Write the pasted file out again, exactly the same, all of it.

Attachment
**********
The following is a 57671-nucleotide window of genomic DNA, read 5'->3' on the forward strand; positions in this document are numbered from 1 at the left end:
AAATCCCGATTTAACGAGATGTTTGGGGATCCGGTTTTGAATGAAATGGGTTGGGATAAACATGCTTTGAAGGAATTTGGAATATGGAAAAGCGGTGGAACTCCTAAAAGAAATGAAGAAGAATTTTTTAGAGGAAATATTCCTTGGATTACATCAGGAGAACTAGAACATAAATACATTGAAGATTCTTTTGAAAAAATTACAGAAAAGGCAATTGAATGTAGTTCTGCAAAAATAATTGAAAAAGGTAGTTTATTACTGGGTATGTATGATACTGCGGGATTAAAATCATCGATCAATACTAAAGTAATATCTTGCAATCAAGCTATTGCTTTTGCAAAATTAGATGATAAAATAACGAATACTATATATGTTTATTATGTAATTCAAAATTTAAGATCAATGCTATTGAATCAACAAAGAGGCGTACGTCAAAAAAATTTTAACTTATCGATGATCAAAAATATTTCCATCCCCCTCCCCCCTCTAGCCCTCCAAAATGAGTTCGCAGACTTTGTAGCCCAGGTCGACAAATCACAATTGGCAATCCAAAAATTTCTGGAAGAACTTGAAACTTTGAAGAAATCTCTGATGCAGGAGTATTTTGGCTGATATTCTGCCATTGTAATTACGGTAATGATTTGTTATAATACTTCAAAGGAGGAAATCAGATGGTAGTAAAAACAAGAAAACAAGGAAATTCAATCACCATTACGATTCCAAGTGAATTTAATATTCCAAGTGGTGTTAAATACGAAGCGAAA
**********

The following is a 57671-nucleotide window of genomic DNA, read 5'->3' on the forward strand; positions in this document are numbered from 1 at the left end:
AAATCCCGATTTAACGAGATGTTTGGGGATCCGGTTTTGAATGAAATGGGTTGGGATAAACATGCTTTGAAGGAATTTGGAATATGGAAAAGCGGTGGAACTCCTAAAAGAAATGAAGAAGAATTTTTTAGAGGAAATATTCCTTGGATTACATCAGGAGAACTAGAACATAAATACATTGAAGATTCTTTTGAAAAAATTACAGAAAAGGCAATTGAATGTAGTTCTGCAAAAATAATTGAAAAAGGTAGTTTATTACTGGGTATGTATGATACTGCGGGATTAAAATCATCGATCAATACTAAAGTAATATCTTGCAATCAAGCTATTGCTTTTGCAAAATTAGATGATAAAATAACGAATACTATATATGTTTATTATGTAATTCAAAATTTAAGATCAATGCTATTGAATCAACAAAGAGGCGTACGTCAAAAAAATTTTAACTTATCGATGATCAAAAATATTTCCATCCCCCTCCCCCCTCTAGCCCTCCAAAATGAGTTCGCAGACTTTGTAGCCCAGGTCGACAAATCACAATTGGCAATCCAAAAATTTCTGGAAGAACTTGAAACTTTGAAGAAATCTCTGATGCAGGAGTATTTTGGCTGATATTCTGCCATTGTAATTACGGTAATGATTTGTTATAATACTTCAAAGGAGGAAATCAGATGGTAGTAAAAACAAGAAAACAAGGAAATTCAATCACCATTACGATTCCAAGTGAATTTAATATTCCAAGTGGTGTTAAATACGAAGCGAAA